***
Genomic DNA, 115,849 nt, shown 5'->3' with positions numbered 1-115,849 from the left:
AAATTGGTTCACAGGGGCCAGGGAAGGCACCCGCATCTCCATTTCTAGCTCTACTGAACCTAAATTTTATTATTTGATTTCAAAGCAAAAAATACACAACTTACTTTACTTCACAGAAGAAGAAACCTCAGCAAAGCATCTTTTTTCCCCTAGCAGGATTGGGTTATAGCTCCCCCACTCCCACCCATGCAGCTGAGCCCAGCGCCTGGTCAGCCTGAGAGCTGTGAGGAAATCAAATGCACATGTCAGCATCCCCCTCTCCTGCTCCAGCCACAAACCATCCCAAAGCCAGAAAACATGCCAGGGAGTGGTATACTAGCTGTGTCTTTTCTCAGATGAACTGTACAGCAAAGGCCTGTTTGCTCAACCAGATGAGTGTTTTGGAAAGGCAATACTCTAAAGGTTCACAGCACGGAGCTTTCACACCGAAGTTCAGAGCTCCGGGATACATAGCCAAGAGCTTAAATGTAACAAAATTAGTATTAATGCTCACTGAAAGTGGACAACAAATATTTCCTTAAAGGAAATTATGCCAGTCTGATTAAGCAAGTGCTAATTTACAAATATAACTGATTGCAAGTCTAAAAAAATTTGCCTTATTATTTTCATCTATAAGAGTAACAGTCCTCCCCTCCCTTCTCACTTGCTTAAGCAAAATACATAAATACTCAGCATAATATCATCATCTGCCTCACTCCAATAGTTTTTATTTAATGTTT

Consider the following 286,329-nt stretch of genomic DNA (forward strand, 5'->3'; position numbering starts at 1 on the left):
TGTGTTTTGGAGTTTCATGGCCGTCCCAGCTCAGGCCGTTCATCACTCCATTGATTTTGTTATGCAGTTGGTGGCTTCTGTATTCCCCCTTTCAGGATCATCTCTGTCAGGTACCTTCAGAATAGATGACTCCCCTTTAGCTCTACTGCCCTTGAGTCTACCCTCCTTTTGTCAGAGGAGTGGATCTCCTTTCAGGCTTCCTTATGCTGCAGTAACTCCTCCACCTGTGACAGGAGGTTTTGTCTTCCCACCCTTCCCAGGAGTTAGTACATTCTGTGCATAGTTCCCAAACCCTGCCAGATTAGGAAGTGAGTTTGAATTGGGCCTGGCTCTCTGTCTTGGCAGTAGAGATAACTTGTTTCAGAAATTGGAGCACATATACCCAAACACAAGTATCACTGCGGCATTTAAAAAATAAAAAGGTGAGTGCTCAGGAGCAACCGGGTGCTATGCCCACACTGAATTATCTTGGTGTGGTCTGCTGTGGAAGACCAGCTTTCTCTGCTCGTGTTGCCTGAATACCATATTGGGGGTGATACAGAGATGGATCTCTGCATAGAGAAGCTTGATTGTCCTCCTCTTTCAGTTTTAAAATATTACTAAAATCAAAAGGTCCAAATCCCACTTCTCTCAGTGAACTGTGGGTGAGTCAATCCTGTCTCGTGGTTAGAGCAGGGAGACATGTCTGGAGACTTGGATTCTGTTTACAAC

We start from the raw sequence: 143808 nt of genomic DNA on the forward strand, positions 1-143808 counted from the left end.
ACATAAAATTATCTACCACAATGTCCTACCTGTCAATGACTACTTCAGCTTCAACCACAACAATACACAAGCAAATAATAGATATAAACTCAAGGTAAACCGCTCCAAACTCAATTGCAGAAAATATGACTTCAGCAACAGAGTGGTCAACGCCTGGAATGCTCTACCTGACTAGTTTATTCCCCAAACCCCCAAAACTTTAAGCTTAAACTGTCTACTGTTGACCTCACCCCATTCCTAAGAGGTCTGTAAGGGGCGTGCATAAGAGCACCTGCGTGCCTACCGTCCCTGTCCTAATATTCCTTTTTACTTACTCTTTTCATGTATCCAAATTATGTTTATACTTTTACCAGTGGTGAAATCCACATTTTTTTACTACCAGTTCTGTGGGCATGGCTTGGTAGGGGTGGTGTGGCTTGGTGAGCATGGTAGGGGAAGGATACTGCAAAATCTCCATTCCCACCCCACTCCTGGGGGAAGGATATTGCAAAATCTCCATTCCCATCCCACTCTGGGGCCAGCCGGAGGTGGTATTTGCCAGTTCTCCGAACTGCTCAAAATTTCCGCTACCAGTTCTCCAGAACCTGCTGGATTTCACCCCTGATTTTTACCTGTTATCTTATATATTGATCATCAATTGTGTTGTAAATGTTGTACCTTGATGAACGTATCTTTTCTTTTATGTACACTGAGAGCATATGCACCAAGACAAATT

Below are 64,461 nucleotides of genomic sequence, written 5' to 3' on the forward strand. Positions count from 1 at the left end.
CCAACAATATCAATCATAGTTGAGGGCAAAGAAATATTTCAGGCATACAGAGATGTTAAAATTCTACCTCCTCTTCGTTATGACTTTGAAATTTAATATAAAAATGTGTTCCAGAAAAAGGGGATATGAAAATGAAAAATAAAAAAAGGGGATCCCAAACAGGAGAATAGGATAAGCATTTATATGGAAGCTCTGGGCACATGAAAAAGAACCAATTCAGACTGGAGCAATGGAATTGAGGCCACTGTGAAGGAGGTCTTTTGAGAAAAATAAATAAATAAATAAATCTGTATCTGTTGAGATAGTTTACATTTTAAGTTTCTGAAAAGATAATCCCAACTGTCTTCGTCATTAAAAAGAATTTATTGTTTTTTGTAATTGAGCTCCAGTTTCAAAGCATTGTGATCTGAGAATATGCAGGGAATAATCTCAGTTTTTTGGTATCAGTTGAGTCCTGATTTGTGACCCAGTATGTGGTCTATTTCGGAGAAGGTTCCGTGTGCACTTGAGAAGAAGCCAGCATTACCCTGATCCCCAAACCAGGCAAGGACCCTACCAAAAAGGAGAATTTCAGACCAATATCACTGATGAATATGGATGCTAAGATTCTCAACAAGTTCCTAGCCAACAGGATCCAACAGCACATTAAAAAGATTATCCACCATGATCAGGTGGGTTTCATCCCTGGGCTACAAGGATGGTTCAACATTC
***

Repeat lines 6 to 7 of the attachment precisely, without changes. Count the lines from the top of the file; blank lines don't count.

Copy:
ACATAAAATTATCTACCACAATGTCCTACCTGTCAATGACTACTTCAGCTTCAACCACAACAATACACAAGCAAATAATAGATATAAACTCAAGGTAAACCGCTCCAAACTCAATTGCAGAAAATATGACTTCAGCAACAGAGTGGTCAACGCCTGGAATGCTCTACCTGACTAGTTTATTCCCCAAACCCCCAAAACTTTAAGCTTAAACTGTCTACTGTTGACCTCACCCCATTCCTAAGAGGTCTGTAAGGGGCGTGCATAAGAGCACCTGCGTGCCTACCGTCCCTGTCCTAATATTCCTTTTTACTTACTCTTTTCATGTATCCAAATTATGTTTATACTTTTACCAGTGGTGAAATCCACATTTTTTTACTACCAGTTCTGTGGGCATGGCTTGGTAGGGGTGGTGTGGCTTGGTGAGCATGGTAGGGGAAGGATACTGCAAAATCTCCATTCCCACCCCACTCCTGGGGGAAGGATATTGCAAAATCTCCATTCCCATCCCACTCTGGGGCCAGCCGGAGGTGGTATTTGCCAGTTCTCCGAACTGCTCAAAATTTCCGCTACCAGTTCTCCAGAACCTGCTGGATTTCACCCCTGATTTTTACCTGTTATCTTATATATTGATCATCAATTGTGTTGTAAATGTTGTACCTTGATGAACGTATCTTTTCTTTTATGTACACTGAGAGCATATGCACCAAGACAAATT

Below are 64,461 nucleotides of genomic sequence, written 5' to 3' on the forward strand. Positions count from 1 at the left end.